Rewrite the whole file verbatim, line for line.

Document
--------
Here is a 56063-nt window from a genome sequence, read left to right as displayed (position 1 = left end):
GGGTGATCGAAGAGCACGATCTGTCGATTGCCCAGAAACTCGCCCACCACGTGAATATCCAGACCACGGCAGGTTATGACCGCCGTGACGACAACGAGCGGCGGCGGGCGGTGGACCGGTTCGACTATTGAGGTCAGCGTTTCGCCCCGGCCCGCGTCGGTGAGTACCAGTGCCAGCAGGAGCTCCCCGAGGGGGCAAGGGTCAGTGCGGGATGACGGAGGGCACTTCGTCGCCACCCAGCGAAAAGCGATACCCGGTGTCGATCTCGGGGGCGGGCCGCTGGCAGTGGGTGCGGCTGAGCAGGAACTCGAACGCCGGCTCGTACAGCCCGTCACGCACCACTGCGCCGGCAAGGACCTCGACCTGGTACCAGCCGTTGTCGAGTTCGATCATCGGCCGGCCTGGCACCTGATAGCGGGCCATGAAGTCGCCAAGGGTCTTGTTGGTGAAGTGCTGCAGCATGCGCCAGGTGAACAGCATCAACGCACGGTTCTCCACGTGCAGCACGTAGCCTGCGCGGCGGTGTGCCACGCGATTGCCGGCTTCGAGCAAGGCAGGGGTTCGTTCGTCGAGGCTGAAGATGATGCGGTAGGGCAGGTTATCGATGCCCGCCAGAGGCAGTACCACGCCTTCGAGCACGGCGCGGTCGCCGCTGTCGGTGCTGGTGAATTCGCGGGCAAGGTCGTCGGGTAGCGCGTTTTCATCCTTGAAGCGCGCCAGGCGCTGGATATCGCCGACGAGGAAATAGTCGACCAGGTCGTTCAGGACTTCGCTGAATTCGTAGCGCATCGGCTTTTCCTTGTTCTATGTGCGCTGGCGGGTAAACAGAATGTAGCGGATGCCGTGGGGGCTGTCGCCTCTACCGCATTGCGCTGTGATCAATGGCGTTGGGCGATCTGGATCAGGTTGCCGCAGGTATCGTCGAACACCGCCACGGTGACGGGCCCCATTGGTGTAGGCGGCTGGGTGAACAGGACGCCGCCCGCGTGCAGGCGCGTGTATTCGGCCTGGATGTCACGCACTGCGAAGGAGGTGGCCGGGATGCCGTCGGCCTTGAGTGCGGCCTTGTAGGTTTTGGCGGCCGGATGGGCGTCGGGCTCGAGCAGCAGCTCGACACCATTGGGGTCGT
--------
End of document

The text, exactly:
Here is a 56063-nt window from a genome sequence, read left to right as displayed (position 1 = left end):
GGGTGATCGAAGAGCACGATCTGTCGATTGCCCAGAAACTCGCCCACCACGTGAATATCCAGACCACGGCAGGTTATGACCGCCGTGACGACAACGAGCGGCGGCGGGCGGTGGACCGGTTCGACTATTGAGGTCAGCGTTTCGCCCCGGCCCGCGTCGGTGAGTACCAGTGCCAGCAGGAGCTCCCCGAGGGGGCAAGGGTCAGTGCGGGATGACGGAGGGCACTTCGTCGCCACCCAGCGAAAAGCGATACCCGGTGTCGATCTCGGGGGCGGGCCGCTGGCAGTGGGTGCGGCTGAGCAGGAACTCGAACGCCGGCTCGTACAGCCCGTCACGCACCACTGCGCCGGCAAGGACCTCGACCTGGTACCAGCCGTTGTCGAGTTCGATCATCGGCCGGCCTGGCACCTGATAGCGGGCCATGAAGTCGCCAAGGGTCTTGTTGGTGAAGTGCTGCAGCATGCGCCAGGTGAACAGCATCAACGCACGGTTCTCCACGTGCAGCACGTAGCCTGCGCGGCGGTGTGCCACGCGATTGCCGGCTTCGAGCAAGGCAGGGGTTCGTTCGTCGAGGCTGAAGATGATGCGGTAGGGCAGGTTATCGATGCCCGCCAGAGGCAGTACCACGCCTTCGAGCACGGCGCGGTCGCCGCTGTCGGTGCTGGTGAATTCGCGGGCAAGGTCGTCGGGTAGCGCGTTTTCATCCTTGAAGCGCGCCAGGCGCTGGATATCGCCGACGAGGAAATAGTCGACCAGGTCGTTCAGGACTTCGCTGAATTCGTAGCGCATCGGCTTTTCCTTGTTCTATGTGCGCTGGCGGGTAAACAGAATGTAGCGGATGCCGTGGGGGCTGTCGCCTCTACCGCATTGCGCTGTGATCAATGGCGTTGGGCGATCTGGATCAGGTTGCCGCAGGTATCGTCGAACACCGCCACGGTGACGGGCCCCATTGGTGTAGGCGGCTGGGTGAACAGGACGCCGCCCGCGTGCAGGCGCGTGTATTCGGCCTGGATGTCACGCACTGCGAAGGAGGTGGCCGGGATGCCGTCGGCCTTGAGTGCGGCCTTGTAGGTTTTGGCGGCCGGATGGGCGTCGGGCTCGAGCAGCAGCTCGACACCATTGGGGTCGT